Right at the beginning I’d like to note that this post is purely speculative. As of yet the NHL season 2012-2013 has not been cancelled.
However, as more time has gone by, personally, I have started to lose faith that we will see an NHL season this year. There are rife rumours suggesting that the Winter Classic will be cancelled and that the cancellation clause was in the contract for the lease of the arena for the event. Losing the Winter Classic would be a huge blow for the NHL in terms of the much talked about Hockey Related Revenue (HRR). The Winter Classic has become a marquee event for the NHL and has drawn huge crowds and has become – in its short history – a new years tradition for many hockey fans across the globe. Along with the event itself, would follow the cancellation of HBO’s hugely popular 24/7 Road to the Winter Classic fly-on-the-wall TV show, which has given unprecedented access and views behind the scenes of a professional hockey team.
So why would the NHL cancel the Winter Classic and why is that the beginning of the end? Reason for the cancelation rumours comes from the lack of negotiations between the two parties. The NHLPA says it has tried to setup negotiations with the NHL, but the NHL has denied these requests due to there “being no need to meet for meeting’s sake.”
It has now been a couple of weeks since the NHL flatly refused the NHLPA’s suggestions of a contract, without negotiating them. Though I’m not saying the NHLPA is blameless in this, instead of trying to negotiate with the NHL on the contract it put forward, it didn’t make additions or amendments to it, but effectively rejected the offer by putting together its own offers.
The hardball tactics deployed by the NHL have driven a wedge between the NHL and the NHLPA players’ association that may take years to fix and could even hinder the following CBA negotiations, that is if we ever get this mess sorted out. As much a the commissioner is a despised character, he is sticking to his guns and making sure that the owners get the deal they want.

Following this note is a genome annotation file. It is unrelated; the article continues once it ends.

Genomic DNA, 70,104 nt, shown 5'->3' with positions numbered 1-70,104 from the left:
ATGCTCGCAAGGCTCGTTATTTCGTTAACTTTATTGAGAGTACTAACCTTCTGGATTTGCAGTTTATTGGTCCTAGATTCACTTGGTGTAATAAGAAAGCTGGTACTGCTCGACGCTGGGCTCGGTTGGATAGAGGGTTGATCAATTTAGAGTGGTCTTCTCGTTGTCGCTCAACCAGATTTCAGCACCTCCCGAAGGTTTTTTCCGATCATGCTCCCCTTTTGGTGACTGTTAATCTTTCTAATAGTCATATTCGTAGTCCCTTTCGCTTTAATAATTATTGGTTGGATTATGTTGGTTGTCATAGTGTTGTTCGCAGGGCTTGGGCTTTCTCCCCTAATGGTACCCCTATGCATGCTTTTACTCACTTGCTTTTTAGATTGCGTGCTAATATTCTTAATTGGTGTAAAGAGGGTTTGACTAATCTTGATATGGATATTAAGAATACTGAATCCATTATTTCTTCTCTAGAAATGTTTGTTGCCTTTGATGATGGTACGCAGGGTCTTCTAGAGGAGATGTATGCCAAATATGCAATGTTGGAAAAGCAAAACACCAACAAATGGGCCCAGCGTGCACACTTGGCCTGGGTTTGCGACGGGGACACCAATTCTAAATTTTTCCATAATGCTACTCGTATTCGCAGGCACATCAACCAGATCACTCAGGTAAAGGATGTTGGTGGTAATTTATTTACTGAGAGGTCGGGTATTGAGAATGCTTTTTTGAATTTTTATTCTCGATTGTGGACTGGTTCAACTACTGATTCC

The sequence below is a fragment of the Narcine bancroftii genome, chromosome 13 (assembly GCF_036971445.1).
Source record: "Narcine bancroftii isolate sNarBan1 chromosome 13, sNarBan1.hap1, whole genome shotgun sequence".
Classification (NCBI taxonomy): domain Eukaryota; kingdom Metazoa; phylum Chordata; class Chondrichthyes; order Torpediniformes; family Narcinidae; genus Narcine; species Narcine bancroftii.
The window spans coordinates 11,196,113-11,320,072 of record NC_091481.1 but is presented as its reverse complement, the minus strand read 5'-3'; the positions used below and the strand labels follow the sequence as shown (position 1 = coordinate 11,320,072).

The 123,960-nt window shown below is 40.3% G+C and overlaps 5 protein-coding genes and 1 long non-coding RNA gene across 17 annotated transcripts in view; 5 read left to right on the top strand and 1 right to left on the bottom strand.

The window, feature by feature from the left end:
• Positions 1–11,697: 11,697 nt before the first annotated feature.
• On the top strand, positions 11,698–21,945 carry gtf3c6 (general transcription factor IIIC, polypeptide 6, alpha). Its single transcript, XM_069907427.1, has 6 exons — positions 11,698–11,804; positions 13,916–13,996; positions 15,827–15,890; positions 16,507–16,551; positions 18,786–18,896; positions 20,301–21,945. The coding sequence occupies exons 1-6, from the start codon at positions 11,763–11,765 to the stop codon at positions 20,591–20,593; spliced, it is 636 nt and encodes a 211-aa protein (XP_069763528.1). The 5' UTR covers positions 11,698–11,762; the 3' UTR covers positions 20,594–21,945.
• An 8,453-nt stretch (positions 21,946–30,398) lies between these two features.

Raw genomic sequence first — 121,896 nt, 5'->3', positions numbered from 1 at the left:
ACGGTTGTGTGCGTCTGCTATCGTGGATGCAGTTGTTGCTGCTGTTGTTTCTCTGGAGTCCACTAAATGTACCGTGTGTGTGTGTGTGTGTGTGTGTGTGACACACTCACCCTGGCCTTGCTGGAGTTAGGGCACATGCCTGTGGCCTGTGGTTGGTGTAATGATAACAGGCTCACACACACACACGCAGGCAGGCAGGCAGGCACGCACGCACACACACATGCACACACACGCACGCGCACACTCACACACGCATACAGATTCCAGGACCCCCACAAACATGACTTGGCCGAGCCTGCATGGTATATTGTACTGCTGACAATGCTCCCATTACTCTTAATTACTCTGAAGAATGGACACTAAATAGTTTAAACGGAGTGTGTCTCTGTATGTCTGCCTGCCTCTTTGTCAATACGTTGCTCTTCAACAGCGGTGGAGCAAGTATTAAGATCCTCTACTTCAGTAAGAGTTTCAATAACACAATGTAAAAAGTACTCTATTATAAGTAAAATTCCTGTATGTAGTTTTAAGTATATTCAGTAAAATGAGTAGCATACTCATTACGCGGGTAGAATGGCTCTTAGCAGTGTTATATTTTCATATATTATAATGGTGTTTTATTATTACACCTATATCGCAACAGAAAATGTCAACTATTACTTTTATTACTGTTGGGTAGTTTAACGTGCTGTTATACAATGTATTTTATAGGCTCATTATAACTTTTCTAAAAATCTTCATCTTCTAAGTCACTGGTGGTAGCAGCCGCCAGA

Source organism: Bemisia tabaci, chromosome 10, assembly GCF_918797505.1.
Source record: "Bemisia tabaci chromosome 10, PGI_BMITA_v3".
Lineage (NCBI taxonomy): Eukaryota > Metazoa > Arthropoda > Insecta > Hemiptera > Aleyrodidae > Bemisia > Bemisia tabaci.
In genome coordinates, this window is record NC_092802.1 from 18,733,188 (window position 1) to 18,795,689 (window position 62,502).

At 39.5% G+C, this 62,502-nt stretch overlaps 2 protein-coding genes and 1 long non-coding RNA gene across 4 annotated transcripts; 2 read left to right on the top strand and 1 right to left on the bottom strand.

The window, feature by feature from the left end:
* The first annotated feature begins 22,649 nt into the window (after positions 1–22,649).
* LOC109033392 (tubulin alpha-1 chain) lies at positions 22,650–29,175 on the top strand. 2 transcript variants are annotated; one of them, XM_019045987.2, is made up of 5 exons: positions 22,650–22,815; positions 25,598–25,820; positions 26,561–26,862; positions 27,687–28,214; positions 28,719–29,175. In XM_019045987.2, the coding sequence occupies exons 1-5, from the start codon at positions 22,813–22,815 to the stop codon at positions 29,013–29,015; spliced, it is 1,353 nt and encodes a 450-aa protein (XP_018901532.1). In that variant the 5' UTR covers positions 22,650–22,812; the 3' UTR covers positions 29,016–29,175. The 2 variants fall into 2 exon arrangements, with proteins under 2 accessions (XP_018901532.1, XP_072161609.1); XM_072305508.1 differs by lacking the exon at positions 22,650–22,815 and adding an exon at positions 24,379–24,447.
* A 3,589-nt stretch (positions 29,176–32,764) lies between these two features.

The reason why I am starting to think that we will not see a 2012-2013 NHL season is because there seems to be no progress in negotiations and that the two sides seem reluctant to actually to get a deal in place. The NHL is acting like the fans will come back and that the revenues will continue to grow as they have in the past few years. But the fact is that the longer the lockout goes on, the less likely it is that the revenues will go back to the record levels they were at for the start of this season.
Why do I think that the revenues might not go back to the levels they have been since the previous lockout? Well let’s see: After the last lockout we came back to a hugely revolutionised NHL. There was the salary cap, there were rule changes, the game had become more open and more exciting to watch. That combined with the fact that there were young stars like Crosby, Ovechkin et al who made their debuts in the NHL (and what debuts they were), that made the league electrifying and brought fans back. However, this time, what will we see from the lockout? Nothing. We wold be coming back to the same product, but this time the fan base is more disgruntled than it was the first time around. To me it would suggest that the revenues might not be as high as the owners and the league anticipates.
So far the fans have taken to the Internet to vent their frustration, but the way the whole lockout has been handled, it wouldn’t surprise me that the fans would come back in droves, like we did the last time. All the fans still love hockey, but they might show the league and the teams that they will not put up with the way things have been done as/when/if the NHL ever returns.
Both the parties, the players, the NHL, the NHLPA need to set their egos aside if they want a deal done. There is too much leeway in these negotiations (OK I can understand the break for the past few days due to Hurricane Sandy). The NHL has taken three hits on its shield with the lockout and it might be that this lockout is the most severe yet. The fans are really disgruntled right now and if the NHL returns for 2013-2014 with another 6 year CBA, which results in a lockout, it would be the death of the league that has been followed and adored by millions.
So my challenge to the NHL and NHLPA is, prove me wrong, I dare ya.